Only a year after college, at age 29, he started a firm that has grown to employ 25 people.

In 1992, he heard former President Bill Clinton speak and it inspired him to get into politics. He was elected to the Andover Board of Selectmen. Shortly after, he was elected to the state House of Representatives. Four years ago, he was elected to the Senate. He later attended John F. Kennedy School of Government at Harvard University.

"I think it is a position where you can do so much good for so many people," Finegold said of now seeking the treasurer position. "My background with the private sector and the public sector, I feel like I can do a great job."

In the Senate, Finegold spent a lot of time on environmental issues. He says he is a "big proponent of renewable energies" including solar, wind and thermal. He is currently chairing a committee seeking election reform, which he hopes will allow early voting and same-day registration.

In January, he launched his campaign for the treasurer and says he has receive a lot of support from mayors and state officials.

State Rep. Thomas Conroy is also seeking the Democratic nomination for the treasurer position. The Green Rainbow party will be putting Ian Jackson on the ballot for it.



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Green Rainbow Party Places 3 Candidates on Statewide Ballot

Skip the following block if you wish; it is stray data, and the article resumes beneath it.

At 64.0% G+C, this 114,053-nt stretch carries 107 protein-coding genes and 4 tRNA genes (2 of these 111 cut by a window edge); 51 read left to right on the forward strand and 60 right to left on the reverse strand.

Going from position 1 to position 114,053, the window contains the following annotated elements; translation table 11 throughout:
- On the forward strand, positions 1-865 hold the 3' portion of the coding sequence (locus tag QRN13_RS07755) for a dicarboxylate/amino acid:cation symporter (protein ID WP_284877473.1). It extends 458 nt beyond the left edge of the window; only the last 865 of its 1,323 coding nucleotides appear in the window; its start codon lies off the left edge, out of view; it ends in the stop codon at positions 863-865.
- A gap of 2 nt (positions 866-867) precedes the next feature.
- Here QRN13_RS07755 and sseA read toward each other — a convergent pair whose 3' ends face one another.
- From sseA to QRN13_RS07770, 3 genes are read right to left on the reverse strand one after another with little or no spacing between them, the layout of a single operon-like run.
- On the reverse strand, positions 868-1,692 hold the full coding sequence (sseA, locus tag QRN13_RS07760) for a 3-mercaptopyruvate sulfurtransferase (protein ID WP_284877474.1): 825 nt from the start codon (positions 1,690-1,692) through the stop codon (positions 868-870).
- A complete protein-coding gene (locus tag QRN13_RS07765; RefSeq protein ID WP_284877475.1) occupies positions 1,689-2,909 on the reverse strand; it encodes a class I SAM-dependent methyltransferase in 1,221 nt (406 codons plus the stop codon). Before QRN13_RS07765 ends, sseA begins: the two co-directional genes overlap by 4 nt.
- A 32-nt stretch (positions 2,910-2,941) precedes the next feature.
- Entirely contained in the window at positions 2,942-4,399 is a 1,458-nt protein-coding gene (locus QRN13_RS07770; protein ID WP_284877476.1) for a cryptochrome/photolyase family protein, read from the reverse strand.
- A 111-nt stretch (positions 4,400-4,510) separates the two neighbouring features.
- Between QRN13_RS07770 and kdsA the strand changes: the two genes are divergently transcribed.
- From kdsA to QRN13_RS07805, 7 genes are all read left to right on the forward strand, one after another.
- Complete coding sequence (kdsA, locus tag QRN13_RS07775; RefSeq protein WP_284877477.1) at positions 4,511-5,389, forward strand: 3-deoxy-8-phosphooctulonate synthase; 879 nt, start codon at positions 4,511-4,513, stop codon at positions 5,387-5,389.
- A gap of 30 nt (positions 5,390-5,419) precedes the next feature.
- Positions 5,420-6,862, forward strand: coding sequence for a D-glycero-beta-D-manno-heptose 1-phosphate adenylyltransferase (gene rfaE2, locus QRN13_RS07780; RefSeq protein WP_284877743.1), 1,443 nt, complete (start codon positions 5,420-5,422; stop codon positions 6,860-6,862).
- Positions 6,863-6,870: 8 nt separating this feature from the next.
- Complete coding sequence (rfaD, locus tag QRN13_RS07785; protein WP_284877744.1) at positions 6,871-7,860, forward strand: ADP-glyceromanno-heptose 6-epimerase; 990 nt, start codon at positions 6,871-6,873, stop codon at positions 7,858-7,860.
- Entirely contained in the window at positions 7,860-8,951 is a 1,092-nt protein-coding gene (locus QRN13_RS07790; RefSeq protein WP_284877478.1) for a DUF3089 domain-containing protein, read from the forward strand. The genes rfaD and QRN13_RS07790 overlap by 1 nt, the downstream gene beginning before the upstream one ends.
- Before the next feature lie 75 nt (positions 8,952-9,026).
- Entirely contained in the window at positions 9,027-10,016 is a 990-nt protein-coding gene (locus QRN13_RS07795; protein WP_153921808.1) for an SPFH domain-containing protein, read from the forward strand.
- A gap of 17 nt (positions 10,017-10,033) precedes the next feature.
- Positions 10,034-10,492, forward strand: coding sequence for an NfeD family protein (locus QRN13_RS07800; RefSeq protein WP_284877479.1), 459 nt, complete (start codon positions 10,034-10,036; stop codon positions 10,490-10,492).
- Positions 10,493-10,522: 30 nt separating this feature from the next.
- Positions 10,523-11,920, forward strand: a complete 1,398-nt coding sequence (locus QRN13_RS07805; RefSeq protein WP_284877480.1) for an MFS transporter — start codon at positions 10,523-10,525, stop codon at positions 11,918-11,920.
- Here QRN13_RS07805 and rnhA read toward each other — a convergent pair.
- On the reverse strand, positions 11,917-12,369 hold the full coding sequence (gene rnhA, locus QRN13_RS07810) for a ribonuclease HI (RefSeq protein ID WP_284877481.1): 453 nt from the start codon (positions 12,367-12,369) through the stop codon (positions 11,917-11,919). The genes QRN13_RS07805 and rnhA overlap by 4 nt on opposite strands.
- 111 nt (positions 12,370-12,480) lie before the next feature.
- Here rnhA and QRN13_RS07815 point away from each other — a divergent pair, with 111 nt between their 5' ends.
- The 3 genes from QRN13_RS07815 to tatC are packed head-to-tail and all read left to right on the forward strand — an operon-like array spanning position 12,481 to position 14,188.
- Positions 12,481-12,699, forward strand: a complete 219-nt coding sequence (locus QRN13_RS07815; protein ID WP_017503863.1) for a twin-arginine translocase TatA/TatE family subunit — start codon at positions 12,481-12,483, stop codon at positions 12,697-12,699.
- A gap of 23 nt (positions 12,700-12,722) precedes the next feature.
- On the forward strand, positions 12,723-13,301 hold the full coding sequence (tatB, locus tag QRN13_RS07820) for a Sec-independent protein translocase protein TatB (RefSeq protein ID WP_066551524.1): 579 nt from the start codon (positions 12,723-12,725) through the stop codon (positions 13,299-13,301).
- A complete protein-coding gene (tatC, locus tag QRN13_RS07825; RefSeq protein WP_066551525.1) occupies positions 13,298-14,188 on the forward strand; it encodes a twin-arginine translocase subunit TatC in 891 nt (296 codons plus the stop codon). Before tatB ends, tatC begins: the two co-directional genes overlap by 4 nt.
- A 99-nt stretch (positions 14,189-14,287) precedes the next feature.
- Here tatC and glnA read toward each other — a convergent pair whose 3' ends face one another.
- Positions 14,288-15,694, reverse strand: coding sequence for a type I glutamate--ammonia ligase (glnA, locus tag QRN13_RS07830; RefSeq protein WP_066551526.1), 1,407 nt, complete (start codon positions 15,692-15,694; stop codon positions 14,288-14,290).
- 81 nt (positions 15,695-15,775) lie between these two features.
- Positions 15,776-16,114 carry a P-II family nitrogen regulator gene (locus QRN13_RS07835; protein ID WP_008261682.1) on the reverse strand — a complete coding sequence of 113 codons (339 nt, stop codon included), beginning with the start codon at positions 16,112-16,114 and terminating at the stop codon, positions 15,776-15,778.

By Andy McKeever On: 10:11AM / Sunday April 06, 2014
Both Daniel Factor and Ian Jackson gave stump speeches at the meet and greet event.

PITTSFIELD, Mass. — The Green Rainbow party is putting three candidates on the statewide ballot.

Last week, two of the three rallied party members at the Rainbow Restaurant, just a few weeks prior to when the campaign officially kicks off.

Attorney Daniel Factor of Acton is seeking election as the secretary of the commonwealth. Factor says he is running to spread ideas currently unheard under the current, mostly Democratic, government.

"We're at a point right now in Massachusetts where basically there is only one party running the show. But when we have conversations with people all over Massachusetts, there is a very wide diversity of views but those view don't end up being represented," he said.

Factor wants to shift the focus of elected officials and policies from catering to large corporate interests to focusing on human rights.

"I am against having a society and a commonwealth that is based on corporate greed. There are things we can do if we recognize that every person in Massachusetts has basic human dignity, respect and love."

One idea Factor poses is that the state ends foreclosures altogether by using eminent domain to take the properties from mortgage holders.

"We can take the real estate from the mortgage company and guarantee that everyone has the right to remain in their home. It is these types of ideas that people have that aren't reflected in our elected officials," Factor said.

Meanwhile, he says job creation needs to be a focus and workers need a "living wage." He calls for a creation of an "economic bill of rights" guaranteeing people have enough to live.